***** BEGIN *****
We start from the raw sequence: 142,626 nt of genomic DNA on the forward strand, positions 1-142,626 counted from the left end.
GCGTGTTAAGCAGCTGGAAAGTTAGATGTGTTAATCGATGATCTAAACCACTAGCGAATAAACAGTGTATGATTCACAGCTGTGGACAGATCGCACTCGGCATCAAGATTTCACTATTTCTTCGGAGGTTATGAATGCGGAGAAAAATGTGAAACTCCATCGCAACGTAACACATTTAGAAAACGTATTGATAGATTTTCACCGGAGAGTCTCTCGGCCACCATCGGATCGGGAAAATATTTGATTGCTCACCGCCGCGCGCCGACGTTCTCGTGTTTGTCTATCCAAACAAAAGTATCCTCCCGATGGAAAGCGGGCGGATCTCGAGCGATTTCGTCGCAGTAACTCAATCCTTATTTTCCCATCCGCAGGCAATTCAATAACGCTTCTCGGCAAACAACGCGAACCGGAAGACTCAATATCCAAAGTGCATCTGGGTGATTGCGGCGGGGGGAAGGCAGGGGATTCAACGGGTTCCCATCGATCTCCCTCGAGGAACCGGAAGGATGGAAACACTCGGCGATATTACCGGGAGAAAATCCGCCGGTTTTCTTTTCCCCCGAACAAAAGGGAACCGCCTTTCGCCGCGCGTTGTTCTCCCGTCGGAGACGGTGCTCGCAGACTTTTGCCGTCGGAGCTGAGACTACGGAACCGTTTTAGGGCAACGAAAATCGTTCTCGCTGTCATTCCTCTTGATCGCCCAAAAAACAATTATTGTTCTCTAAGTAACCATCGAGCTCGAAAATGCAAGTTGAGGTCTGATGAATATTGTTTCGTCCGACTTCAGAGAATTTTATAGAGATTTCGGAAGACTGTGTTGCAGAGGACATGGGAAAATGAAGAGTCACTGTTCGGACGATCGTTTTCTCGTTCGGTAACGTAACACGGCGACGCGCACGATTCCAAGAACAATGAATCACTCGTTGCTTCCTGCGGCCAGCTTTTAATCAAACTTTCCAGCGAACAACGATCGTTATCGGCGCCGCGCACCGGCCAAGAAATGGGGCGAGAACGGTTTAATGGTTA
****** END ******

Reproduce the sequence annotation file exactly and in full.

We start from the raw sequence: 142,626 nt of genomic DNA on the forward strand, positions 1-142,626 counted from the left end.
GCGTGTTAAGCAGCTGGAAAGTTAGATGTGTTAATCGATGATCTAAACCACTAGCGAATAAACAGTGTATGATTCACAGCTGTGGACAGATCGCACTCGGCATCAAGATTTCACTATTTCTTCGGAGGTTATGAATGCGGAGAAAAATGTGAAACTCCATCGCAACGTAACACATTTAGAAAACGTATTGATAGATTTTCACCGGAGAGTCTCTCGGCCACCATCGGATCGGGAAAATATTTGATTGCTCACCGCCGCGCGCCGACGTTCTCGTGTTTGTCTATCCAAACAAAAGTATCCTCCCGATGGAAAGCGGGCGGATCTCGAGCGATTTCGTCGCAGTAACTCAATCCTTATTTTCCCATCCGCAGGCAATTCAATAACGCTTCTCGGCAAACAACGCGAACCGGAAGACTCAATATCCAAAGTGCATCTGGGTGATTGCGGCGGGGGGAAGGCAGGGGATTCAACGGGTTCCCATCGATCTCCCTCGAGGAACCGGAAGGATGGAAACACTCGGCGATATTACCGGGAGAAAATCCGCCGGTTTTCTTTTCCCCCGAACAAAAGGGAACCGCCTTTCGCCGCGCGTTGTTCTCCCGTCGGAGACGGTGCTCGCAGACTTTTGCCGTCGGAGCTGAGACTACGGAACCGTTTTAGGGCAACGAAAATCGTTCTCGCTGTCATTCCTCTTGATCGCCCAAAAAACAATTATTGTTCTCTAAGTAACCATCGAGCTCGAAAATGCAAGTTGAGGTCTGATGAATATTGTTTCGTCCGACTTCAGAGAATTTTATAGAGATTTCGGAAGACTGTGTTGCAGAGGACATGGGAAAATGAAGAGTCACTGTTCGGACGATCGTTTTCTCGTTCGGTAACGTAACACGGCGACGCGCACGATTCCAAGAACAATGAATCACTCGTTGCTTCCTGCGGCCAGCTTTTAATCAAACTTTCCAGCGAACAACGATCGTTATCGGCGCCGCGCACCGGCCAAGAAATGGGGCGAGAACGGTTTAATGGTTA